Conservatives sweep Greek vote, oust leftist Syriza

Leader of conservative New Democracy, Kyriakos Mitsotakis (C) shakes hands with supporters after the victory of his party of the Greek general elections, at the headquarter's party, in Athens, Greece, 07 Jyly 2019. [EPA-EFE/YANNIS KOLESIDIS]

The conservative New Democracy party triumphed in the Greek national elections on Sunday (7 July), ousting leftist Prime Minister Alexis Tsipras from government.

The center-right New Democracy party (ND), affiliated with the European People’s Party (EPP), won the snap elections, scoring 39.8% of the votes, followed by the leftist Syriza party with 31.5%, the socialists’ KINAL (8%) and the communist party (5.3%).

Greek Solution, a nationalist pro-Russia and anti-migration party, gained 10 seats and 3.7% of the vote while Diem25 of former finance minister Yanis Varoufakis, got 9 seats in the next parliament.

The neo-Nazi Golden Dawn party, which entered the Greek parliament for the first time in 2012, did not manage to pass the 3% threshold, something that was hailed by the country’s democratic political forces.

According to the official results, ND will be able to form a one-party government, as it will have 158 seats in the 300-member Greek House while Syriza got 86 seats and the socialist KINAL 22.

Although Tsipras, who came to power in 2015, brought the country out of austerity-driven bailouts, Greek voters punished his high-taxation policies as well as the lack security in the center of Athens.

Analysts suggest that the North Macedonia name change deal, known as the Prespa Agreement, which ended a 27-year dispute over the country’s name, also negatively affected Syriza, especially in the northern part of Greece.

ND’s campaign was focused on a pro-business program prioritising economic growth and new jobs by speeding up investments.

Kyriakos Mitsotakis vowed to bring unity among Greeks and called on young people who left the country during the crisis to come back.

“We will change the country you left,” Mitsotakis said.

Turkish President Recep Tayyip Erdoğan was the first leader to congratulate Mitsotakis, while EPP chief Joseph Daul said the result was a “clear message away from populism”.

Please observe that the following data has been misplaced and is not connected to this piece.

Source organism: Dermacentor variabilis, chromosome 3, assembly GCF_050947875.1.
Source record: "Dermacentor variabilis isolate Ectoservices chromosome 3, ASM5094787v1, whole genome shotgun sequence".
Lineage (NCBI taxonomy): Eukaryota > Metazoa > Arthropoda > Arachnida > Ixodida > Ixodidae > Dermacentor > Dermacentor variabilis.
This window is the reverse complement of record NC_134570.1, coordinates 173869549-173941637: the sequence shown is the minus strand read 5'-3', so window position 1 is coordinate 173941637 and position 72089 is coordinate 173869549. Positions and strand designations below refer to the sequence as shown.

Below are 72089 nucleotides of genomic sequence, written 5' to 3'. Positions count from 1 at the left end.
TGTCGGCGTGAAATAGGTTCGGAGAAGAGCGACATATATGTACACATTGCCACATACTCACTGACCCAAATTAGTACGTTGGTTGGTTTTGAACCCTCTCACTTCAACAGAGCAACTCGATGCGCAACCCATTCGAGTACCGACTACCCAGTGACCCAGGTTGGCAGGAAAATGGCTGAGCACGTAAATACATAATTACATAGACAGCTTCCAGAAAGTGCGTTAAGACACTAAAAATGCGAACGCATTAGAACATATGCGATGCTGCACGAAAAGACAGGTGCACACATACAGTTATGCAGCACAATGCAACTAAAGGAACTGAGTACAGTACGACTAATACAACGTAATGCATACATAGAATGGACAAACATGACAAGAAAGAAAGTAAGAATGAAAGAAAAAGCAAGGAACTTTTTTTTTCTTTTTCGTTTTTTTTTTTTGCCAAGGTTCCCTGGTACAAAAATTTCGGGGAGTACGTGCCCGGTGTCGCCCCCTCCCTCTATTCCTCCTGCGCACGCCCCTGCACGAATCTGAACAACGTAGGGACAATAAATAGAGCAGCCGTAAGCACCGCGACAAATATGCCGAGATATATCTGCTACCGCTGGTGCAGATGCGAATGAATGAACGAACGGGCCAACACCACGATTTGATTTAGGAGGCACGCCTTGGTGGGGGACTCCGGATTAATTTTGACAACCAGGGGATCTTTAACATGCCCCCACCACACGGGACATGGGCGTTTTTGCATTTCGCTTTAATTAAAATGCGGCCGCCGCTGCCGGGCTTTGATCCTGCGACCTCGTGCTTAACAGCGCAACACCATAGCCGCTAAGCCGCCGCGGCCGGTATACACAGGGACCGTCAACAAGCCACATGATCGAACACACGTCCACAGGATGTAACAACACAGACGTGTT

“We are the biggest centre-right party within the EPP and we will rule the country based on our common European values,” lawmaker Giorgos Koumoutsakos said.

Yannis Smyrlis, International Relations Secretary of ND, told EURACTIV Greece: “Greek people gave a clear mandate to New Democracy and Kyriakos Mitsotakis to form a majority government and lead the country to a new day of growth, investments, and opportunity for all Greeks”.

Official government posts have not been announced yet. However, the Greek press reported that it’s highly likely that Margaritis Schinas, the current Chief Spokesperson of the European Commission, will be the next Minister of Foreign Affairs.

Tsipras becomes main opposition leader 

Mitsotakis takes over a country in much better shape than four years ago, Tsipras said, vowing to form a coalition of “progressive” political forces.

“We lost just 4% in the last 4 years of governance,” Tsipras said, adding that the next objective is to transform Syriza into a great progressive democratic party.

Syriza immediately acknowledged ND’s clear victory but said it wasn’t “strategically defeated”.

With over 31% of the vote, Syriza became the main opposition party in Greece and it also has a leading role among progressive political forces in Europe, said Dimitris Papadimoulis, a Syriza MEP and vice-president of the European Parliament.

Asked by EURACTIV whether Tsipras’s authority will be questioned, he replied: “Not only Tsipras won’t be questioned, he is super powerful”.

“Those who aimed at Syriza’s strategic defeat actually failed,” he said.

For MEP Stelios Kouloglou, Syriza lost the elections for two reasons. First, because it was forced to implement austerity policies and second, because of the Prespa Agreement.

“Although it was the best possible deal we could get, ND decided to back the nationalist opposition,” Kouloglou said.

Kouloglou added that Mitsotakis has no specific program and that the cost of his promises at the economy level has not been accurately calculated.

Varoufakis, who took part in Alexis Tsipras’s first government in 2015, said Greek citizens ousted another “bailout government” and vowed to fight against ND, which according to him, will work for the country’s oligarchs.

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